How many times have I been amazed when the solution to a longstanding problem appears suddenly, all by itself? I suppose I’ll continue to be amazed, and continue to wonder why the solution is so obvious once it arrives that I wonder why it took so long to arrive.
My nonfiction death penalty WIP has been stalled for over a year in spite of my having a ton of research material, and knowing what topics I want to include. New insights keep coming, about what I want to say, but exactly how I need to say it has escaped me. I’ve made a certain amount of progress, eliminating completely any hint of scholarly objectivity, and giving more weight to what the condemned themselves have had to say than most books do. Death penalty literature runs mostly to fact-heavy arguments for or against, or collections of death row prisoner writing, with commentary by the editors. Neither is what I’m aiming for.
What I want to do is break the mold of writing about the death penalty, to reach into the emotional core of readers and move them in a way that hasn’t ever been done. I want it be the kind of book that makes readers tell their friends, “Here, you have to read this book.” That’s a pretty tall order, I know, and probably far beyond my ability to achieve. But I keep thinking that if I can find the right structure and tone, I can come close.
I have a pretty good grip on the structure, but it’s the tone that will make the difference, and that’s what has been escaping me. Until yesterday morning, when I woke up thinking about the book, and writing scenes in my head, all of which were in second person. I was addressing someone in the place of a prisoner, experiencing what it would be like to live for the rest of your life, however long that might be, in a tiny room made of cement and steel. “You are pacing this space for the first of thousands of times, becoming familiar with every inch of it, trying to imagine yourself never seeing the sky again, or being touched by another human being, except accidentally, as you’re put into restraints for the short trips — to the showers, to the cubicle in which you’ll look through bullet-proof glass at your visitors — if you have visitors — those trips that are the only part of the world you’ll experience outside your cell.”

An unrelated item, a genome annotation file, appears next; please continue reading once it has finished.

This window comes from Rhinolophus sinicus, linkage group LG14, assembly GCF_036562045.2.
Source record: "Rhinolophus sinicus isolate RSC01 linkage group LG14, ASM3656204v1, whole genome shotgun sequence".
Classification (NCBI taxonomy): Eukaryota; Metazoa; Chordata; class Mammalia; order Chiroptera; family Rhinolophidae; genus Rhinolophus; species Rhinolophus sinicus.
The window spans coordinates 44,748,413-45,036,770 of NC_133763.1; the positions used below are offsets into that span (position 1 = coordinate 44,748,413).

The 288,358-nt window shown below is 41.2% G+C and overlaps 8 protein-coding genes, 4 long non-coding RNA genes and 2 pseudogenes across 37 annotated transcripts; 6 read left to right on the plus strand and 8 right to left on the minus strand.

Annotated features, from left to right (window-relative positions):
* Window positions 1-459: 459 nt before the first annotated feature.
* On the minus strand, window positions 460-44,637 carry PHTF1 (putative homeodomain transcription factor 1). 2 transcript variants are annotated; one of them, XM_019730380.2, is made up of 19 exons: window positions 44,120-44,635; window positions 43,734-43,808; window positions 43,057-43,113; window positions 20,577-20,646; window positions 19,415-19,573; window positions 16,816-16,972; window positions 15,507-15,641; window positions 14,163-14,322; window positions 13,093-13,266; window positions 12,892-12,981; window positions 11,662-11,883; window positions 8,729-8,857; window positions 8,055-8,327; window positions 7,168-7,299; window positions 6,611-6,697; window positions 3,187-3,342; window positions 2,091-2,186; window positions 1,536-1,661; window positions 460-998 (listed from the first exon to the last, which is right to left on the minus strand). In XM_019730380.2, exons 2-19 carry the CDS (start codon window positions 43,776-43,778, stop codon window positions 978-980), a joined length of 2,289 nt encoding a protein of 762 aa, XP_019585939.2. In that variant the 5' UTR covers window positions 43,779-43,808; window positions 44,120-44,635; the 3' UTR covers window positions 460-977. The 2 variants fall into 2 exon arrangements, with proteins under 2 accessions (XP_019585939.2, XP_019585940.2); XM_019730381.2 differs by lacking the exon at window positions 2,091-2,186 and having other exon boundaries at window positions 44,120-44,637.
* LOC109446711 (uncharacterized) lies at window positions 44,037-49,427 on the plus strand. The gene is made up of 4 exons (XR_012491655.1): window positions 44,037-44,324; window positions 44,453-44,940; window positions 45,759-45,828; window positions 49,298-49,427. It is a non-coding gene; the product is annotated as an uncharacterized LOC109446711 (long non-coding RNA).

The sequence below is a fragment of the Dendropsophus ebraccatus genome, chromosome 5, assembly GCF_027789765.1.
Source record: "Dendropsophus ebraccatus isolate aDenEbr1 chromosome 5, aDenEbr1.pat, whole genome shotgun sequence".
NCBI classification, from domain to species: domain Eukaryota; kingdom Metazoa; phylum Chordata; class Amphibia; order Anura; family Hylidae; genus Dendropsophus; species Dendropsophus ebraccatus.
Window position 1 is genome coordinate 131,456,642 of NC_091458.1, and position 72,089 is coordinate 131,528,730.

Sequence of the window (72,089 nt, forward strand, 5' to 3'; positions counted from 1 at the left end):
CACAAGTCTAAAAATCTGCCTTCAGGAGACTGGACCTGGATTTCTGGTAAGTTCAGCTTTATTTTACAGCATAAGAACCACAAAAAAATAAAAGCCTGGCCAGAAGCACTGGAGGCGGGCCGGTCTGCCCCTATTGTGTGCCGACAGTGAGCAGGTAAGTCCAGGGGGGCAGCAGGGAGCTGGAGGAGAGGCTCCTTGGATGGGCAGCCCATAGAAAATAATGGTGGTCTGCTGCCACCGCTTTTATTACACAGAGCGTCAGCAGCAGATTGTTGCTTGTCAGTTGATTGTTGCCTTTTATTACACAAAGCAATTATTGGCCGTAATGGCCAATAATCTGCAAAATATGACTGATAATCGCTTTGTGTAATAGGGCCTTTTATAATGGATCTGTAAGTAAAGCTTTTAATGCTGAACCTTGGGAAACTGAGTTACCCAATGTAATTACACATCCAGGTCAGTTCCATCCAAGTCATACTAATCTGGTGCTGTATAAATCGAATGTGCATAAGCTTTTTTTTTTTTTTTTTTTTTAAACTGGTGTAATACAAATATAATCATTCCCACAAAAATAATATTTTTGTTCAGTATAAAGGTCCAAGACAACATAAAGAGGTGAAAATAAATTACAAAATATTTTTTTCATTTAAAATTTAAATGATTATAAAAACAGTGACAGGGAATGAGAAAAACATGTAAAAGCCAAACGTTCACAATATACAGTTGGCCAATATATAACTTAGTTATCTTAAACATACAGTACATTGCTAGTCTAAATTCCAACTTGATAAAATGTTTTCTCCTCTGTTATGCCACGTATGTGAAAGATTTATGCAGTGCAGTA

I usually forget all those wonderful little bits by the time I’ve washed, dressed and fixed my first cup of tea. And usually, I don’t worry about it because there’s always more where that came from. But sometimes I forego all the getting-up rituals because what has been drifting through my sleep-fogged mind is too important to forget. Well, I did forget what I was addressing that person about, but not that I was addressing them, personally, as if I were talking to them. And that was it. That was the tone I was looking for. Not for the entire book, which could become wearisome, but interspersed with the quotes and my own commentary.
Second person isn’t used very much in fiction, and when I Googled it, I found that its most usual use is in instruction-type writing, or self-help books. When it is used in fiction, it’s meant to provoke an emotional response. “… second-person breaks the fourth wall on your work and results in your prose directly addressing and commanding the reader. This can have the problematic effect of popping your reader out of their suspended disbelief because it’s actively calling attention to them as a reader. It implies that the reader himself is the acting character of the prose.” “…at its most simple level, the second-person point of view serves as an invitation for the reader to come fully into a piece with all of their baggage, all of their expectations, and, for a moment, to become fully immersed as a character in the work.”
I was sure, as soon as I was aware of what I was doing, that it was the tone I needed. But it was good to learn more about second person POV and confirm that my instinct was right. And now that I know it, I wonder — why did it take so long?